Research Accomplishments of Latanya Sweeney, Ph.D.


Medical Informatics
      Genomic identifiability
      Patient-centered management

Database Security

      Risk assessment server

      Face de-identification

      Contactless capture

Policy and Law
      Identifiability of de-identified data
      HIPAA assessments
      Privacy-preserving surveillance

Public Education
      Identity angel

Quantitative assessments

Surveillance: Risk assessment server

[cite, cite]

Problem Statement: Given de-identified person-specific data, construct a method for predicting the number of subjects whose information can be re-identified.

Description: A solution is Dr. Sweeney's Risk Assessment Server. Its architecture (a) uses a population model, a meta-level database describing available databases, and an inference engine. An output (b) is an "identifiability report" that plots estimates of the number of explicitly known individuals whose information can be identified in the data. Re-identifications (c) appear in graduated groupings termed as "binsizes". The inference engine finds shortest paths from the given data to data containing explicit identifiers for the same populations. Dr. Sweeney's paper [cite] provides a real-world example from bioterrorism surveillance (d). Re-identifications result from linking to hospital discharge data on medical history. A surprise is that age range releases cannot thwart these re-identifications, no matter how aggregated (5-year ages shown).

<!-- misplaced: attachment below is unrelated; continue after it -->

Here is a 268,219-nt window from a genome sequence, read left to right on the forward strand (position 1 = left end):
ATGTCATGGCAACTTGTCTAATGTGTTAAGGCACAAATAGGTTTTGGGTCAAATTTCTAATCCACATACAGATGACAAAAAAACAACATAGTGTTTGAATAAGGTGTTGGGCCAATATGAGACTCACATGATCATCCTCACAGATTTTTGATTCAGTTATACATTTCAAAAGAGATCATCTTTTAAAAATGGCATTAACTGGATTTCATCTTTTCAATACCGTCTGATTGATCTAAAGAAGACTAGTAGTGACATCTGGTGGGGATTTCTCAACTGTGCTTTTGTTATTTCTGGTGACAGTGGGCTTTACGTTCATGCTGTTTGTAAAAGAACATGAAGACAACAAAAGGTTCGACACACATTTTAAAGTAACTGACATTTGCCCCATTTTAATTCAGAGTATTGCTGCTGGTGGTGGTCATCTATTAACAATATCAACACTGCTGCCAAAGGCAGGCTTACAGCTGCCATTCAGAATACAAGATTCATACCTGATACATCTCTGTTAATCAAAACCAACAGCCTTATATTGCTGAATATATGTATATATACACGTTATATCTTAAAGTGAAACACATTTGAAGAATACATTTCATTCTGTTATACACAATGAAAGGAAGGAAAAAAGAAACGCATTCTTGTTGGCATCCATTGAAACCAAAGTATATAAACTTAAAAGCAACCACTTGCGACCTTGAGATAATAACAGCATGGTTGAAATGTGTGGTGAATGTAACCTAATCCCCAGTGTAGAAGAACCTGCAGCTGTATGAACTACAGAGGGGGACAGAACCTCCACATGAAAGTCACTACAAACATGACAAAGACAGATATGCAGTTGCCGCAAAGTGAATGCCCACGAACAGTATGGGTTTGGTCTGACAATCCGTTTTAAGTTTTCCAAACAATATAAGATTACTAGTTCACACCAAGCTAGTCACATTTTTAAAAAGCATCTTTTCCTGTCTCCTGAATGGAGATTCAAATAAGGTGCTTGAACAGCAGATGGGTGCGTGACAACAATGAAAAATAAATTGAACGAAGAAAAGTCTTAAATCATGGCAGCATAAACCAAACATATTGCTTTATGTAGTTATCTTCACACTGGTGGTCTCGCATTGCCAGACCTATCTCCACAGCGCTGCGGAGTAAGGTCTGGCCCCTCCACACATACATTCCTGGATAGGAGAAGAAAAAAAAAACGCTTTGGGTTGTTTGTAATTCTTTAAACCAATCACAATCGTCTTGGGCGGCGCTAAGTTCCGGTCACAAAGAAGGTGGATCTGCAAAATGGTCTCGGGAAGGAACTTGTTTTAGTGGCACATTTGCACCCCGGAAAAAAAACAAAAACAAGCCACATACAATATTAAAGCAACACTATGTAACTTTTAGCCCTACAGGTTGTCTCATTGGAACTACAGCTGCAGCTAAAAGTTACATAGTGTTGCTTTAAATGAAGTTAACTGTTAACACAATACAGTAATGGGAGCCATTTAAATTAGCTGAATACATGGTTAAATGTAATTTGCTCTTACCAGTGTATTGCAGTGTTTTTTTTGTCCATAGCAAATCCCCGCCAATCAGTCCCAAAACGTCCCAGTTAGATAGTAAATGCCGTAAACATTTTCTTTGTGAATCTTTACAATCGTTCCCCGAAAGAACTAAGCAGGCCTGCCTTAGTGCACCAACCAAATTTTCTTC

Scientific Influence and Impact: Dr. Sweeney's Risk Assessment Server originated with her study of the identifiability of basic demographics, leading to my highly cited result "87% of the population of the United States is uniquely identified by {date of birth, gender, ZIP}". Researchers replicated these experiments. [Golle et al.] found 64% were uniquely identified in the US using more recent information and a different model. [Malin et al.] explained the difference as model artifacts and demonstrated that as you move to binsizes >= 5, there is no difference.

Other Achievements: 12

  • Testimony before the Technology and Privacy Advisory Committee (TAPAC), a Federal Advisory Committee for the Department of Defense. Highly praised in committee report.

  • Among 28 news articles profiling my work (over 300 total news citations to my work) are references to this research. Venues include Scientific American, Computerworld, CBS News, ABC News, Newsweek, USA Today, and National Public Radio.

  • Two businesses have licenses to perform HIPAA Risk Assessments.


12 See quantitative assessments for more details.

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Fall 2009